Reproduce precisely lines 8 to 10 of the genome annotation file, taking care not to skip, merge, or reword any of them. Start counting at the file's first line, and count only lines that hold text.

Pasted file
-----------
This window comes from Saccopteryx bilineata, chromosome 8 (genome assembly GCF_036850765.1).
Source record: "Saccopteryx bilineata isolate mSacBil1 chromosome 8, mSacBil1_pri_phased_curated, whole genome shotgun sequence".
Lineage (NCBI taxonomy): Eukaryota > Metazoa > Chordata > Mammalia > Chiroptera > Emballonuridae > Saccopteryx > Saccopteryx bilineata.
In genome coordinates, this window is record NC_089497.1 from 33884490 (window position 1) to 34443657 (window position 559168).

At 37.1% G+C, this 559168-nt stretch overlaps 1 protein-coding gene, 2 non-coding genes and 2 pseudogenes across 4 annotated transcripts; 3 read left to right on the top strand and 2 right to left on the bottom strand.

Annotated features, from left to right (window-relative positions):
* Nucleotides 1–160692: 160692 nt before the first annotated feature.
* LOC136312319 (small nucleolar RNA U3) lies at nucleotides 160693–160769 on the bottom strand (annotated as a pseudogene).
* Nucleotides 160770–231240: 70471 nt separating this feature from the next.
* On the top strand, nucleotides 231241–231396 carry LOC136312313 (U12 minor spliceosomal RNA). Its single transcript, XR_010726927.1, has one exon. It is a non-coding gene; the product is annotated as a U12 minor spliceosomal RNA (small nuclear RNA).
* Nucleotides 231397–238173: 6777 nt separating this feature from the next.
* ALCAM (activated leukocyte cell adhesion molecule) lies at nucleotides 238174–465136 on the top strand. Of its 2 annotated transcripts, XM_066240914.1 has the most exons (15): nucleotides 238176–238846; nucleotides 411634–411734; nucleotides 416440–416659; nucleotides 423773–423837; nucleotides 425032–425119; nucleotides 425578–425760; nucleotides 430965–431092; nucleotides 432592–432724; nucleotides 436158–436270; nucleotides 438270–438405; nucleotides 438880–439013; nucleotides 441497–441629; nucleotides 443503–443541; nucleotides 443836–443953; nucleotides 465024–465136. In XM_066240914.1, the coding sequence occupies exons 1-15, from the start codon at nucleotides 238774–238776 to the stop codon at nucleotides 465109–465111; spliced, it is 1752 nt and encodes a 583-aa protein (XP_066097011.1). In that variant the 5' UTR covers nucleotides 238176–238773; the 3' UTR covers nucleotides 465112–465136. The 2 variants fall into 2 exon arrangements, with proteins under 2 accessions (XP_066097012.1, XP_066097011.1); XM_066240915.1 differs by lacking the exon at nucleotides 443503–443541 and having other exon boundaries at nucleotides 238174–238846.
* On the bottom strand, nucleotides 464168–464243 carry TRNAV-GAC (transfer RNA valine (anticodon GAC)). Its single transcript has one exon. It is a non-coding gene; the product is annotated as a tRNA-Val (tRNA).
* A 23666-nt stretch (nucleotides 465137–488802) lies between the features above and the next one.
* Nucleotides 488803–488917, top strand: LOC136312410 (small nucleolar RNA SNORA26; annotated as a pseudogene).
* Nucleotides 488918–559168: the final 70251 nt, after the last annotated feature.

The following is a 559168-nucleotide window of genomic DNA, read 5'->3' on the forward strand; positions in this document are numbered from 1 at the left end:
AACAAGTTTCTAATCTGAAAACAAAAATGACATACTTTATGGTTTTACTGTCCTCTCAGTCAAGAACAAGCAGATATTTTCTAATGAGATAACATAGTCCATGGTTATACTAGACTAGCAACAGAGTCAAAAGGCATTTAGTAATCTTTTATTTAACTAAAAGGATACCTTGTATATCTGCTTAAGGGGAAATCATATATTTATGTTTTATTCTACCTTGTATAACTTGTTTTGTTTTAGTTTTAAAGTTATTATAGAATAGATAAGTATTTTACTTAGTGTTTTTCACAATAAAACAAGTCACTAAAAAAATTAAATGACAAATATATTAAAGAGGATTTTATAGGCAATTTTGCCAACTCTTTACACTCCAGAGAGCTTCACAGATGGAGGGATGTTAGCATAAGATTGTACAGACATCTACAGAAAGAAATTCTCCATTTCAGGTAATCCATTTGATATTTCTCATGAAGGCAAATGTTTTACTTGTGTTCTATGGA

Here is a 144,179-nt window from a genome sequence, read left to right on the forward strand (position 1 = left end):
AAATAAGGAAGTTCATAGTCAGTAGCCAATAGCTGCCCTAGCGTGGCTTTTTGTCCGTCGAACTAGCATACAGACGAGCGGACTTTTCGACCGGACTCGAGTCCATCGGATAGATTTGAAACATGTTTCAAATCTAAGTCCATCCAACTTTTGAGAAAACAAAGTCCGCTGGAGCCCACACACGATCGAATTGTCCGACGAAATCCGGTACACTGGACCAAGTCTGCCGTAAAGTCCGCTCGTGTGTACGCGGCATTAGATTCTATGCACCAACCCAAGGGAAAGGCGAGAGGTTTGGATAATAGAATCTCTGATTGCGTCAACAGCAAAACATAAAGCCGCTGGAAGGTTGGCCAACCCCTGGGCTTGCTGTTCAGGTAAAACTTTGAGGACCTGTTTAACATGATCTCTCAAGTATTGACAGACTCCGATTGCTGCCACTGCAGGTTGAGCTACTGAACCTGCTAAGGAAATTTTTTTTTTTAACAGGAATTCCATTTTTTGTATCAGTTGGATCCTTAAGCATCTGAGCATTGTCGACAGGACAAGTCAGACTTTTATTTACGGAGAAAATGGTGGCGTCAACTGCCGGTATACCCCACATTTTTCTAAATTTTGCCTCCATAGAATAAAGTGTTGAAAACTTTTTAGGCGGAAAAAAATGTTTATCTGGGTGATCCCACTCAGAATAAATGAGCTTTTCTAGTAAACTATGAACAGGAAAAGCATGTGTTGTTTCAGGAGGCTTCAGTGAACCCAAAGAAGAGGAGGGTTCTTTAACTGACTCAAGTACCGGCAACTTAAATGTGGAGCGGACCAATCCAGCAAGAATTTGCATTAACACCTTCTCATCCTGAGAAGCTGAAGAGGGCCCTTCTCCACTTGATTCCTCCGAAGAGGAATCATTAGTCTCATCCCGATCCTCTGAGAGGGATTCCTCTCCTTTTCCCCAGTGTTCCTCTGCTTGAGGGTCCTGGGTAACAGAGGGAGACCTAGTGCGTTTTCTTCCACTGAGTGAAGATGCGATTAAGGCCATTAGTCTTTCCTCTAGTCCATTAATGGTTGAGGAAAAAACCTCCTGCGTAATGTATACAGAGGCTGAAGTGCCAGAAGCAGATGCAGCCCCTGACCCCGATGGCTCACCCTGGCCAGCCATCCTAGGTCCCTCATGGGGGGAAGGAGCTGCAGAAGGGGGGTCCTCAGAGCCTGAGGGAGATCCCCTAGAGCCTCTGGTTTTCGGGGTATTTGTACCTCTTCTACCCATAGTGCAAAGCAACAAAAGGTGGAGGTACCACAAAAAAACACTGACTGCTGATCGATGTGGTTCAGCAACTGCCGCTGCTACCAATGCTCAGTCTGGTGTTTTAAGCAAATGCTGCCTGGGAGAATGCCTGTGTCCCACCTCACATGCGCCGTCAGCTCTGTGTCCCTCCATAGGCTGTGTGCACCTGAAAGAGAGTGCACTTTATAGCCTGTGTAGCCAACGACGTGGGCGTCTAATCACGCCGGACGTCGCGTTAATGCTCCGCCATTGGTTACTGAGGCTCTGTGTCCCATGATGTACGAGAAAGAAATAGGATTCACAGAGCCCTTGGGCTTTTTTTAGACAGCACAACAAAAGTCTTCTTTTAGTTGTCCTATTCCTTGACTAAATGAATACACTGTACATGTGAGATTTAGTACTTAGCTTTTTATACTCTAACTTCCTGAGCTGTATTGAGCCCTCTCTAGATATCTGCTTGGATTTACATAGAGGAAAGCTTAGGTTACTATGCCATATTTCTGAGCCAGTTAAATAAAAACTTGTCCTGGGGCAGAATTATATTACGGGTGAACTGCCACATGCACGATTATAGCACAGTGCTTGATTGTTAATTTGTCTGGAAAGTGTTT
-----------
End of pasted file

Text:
* LOC136312319 (small nucleolar RNA U3) lies at nucleotides 160693–160769 on the bottom strand (annotated as a pseudogene).
* Nucleotides 160770–231240: 70471 nt separating this feature from the next.
* On the top strand, nucleotides 231241–231396 carry LOC136312313 (U12 minor spliceosomal RNA). Its single transcript, XR_010726927.1, has one exon. It is a non-coding gene; the product is annotated as a U12 minor spliceosomal RNA (small nuclear RNA).